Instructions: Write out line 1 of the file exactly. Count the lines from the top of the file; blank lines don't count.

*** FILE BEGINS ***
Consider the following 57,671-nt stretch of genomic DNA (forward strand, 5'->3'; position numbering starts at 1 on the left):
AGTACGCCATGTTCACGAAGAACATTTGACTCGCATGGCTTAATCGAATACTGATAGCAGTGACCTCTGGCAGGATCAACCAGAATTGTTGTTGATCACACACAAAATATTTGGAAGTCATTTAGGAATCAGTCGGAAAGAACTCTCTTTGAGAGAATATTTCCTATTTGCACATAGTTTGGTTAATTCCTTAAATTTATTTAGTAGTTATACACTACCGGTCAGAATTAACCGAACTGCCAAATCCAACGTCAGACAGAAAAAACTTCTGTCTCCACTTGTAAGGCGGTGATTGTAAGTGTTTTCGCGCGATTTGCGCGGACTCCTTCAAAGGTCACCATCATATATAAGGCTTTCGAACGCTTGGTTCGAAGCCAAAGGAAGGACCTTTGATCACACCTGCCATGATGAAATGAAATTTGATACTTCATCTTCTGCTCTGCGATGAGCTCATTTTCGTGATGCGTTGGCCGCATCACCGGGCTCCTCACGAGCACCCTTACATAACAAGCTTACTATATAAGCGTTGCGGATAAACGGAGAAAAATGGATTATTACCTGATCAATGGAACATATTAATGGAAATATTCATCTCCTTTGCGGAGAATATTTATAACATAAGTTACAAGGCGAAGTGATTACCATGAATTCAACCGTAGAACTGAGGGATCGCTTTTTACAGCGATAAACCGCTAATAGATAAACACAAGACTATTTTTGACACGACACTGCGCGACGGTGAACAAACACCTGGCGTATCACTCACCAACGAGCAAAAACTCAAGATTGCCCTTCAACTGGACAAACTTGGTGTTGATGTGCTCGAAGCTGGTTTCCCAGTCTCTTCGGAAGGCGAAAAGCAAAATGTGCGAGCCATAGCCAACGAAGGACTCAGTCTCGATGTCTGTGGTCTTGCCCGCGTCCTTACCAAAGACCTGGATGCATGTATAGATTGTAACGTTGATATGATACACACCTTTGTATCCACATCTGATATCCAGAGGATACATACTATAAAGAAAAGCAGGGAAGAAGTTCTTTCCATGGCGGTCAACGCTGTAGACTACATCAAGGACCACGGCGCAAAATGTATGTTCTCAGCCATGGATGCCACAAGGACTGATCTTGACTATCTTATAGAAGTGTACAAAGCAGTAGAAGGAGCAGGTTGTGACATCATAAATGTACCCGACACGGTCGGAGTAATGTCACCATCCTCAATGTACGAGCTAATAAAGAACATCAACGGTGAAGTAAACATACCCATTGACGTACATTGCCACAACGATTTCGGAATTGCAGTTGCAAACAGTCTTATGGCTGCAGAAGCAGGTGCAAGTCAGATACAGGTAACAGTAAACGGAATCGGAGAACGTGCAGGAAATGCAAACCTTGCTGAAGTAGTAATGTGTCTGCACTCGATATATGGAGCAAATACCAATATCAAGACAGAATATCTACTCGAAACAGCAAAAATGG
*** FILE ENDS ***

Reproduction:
Consider the following 57,671-nt stretch of genomic DNA (forward strand, 5'->3'; position numbering starts at 1 on the left):